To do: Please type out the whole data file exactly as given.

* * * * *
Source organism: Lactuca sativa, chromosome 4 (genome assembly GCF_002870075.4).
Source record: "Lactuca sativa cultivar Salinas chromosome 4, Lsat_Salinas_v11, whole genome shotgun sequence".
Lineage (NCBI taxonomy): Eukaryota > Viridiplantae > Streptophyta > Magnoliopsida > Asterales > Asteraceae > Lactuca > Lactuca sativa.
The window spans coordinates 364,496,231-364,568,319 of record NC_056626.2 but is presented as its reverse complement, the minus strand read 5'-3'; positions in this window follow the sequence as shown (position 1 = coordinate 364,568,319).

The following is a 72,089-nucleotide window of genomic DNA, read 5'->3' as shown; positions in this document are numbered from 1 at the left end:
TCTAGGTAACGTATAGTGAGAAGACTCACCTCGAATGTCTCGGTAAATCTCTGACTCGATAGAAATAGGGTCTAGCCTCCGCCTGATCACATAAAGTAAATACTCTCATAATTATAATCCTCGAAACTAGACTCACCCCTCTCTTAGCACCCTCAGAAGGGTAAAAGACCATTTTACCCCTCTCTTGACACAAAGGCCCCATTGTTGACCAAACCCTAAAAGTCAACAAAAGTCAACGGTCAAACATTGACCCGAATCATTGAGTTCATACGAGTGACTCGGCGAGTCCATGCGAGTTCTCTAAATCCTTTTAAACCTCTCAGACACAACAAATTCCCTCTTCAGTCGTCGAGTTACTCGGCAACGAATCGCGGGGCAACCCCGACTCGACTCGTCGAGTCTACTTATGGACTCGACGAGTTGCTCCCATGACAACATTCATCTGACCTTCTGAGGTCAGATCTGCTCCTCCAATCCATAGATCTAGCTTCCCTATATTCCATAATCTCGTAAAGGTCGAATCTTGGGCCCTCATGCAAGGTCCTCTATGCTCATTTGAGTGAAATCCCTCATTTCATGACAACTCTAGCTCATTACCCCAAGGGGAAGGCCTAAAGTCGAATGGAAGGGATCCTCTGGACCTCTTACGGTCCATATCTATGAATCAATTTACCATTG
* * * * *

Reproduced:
Source organism: Lactuca sativa, chromosome 4 (genome assembly GCF_002870075.4).
Source record: "Lactuca sativa cultivar Salinas chromosome 4, Lsat_Salinas_v11, whole genome shotgun sequence".
Lineage (NCBI taxonomy): Eukaryota > Viridiplantae > Streptophyta > Magnoliopsida > Asterales > Asteraceae > Lactuca > Lactuca sativa.
The window spans coordinates 364,496,231-364,568,319 of record NC_056626.2 but is presented as its reverse complement, the minus strand read 5'-3'; positions in this window follow the sequence as shown (position 1 = coordinate 364,568,319).

The following is a 72,089-nucleotide window of genomic DNA, read 5'->3' as shown; positions in this document are numbered from 1 at the left end:
TCTAGGTAACGTATAGTGAGAAGACTCACCTCGAATGTCTCGGTAAATCTCTGACTCGATAGAAATAGGGTCTAGCCTCCGCCTGATCACATAAAGTAAATACTCTCATAATTATAATCCTCGAAACTAGACTCACCCCTCTCTTAGCACCCTCAGAAGGGTAAAAGACCATTTTACCCCTCTCTTGACACAAAGGCCCCATTGTTGACCAAACCCTAAAAGTCAACAAAAGTCAACGGTCAAACATTGACCCGAATCATTGAGTTCATACGAGTGACTCGGCGAGTCCATGCGAGTTCTCTAAATCCTTTTAAACCTCTCAGACACAACAAATTCCCTCTTCAGTCGTCGAGTTACTCGGCAACGAATCGCGGGGCAACCCCGACTCGACTCGTCGAGTCTACTTATGGACTCGACGAGTTGCTCCCATGACAACATTCATCTGACCTTCTGAGGTCAGATCTGCTCCTCCAATCCATAGATCTAGCTTCCCTATATTCCATAATCTCGTAAAGGTCGAATCTTGGGCCCTCATGCAAGGTCCTCTATGCTCATTTGAGTGAAATCCCTCATTTCATGACAACTCTAGCTCATTACCCCAAGGGGAAGGCCTAAAGTCGAATGGAAGGGATCCTCTGGACCTCTTACGGTCCATATCTATGAATCAATTTACCATTG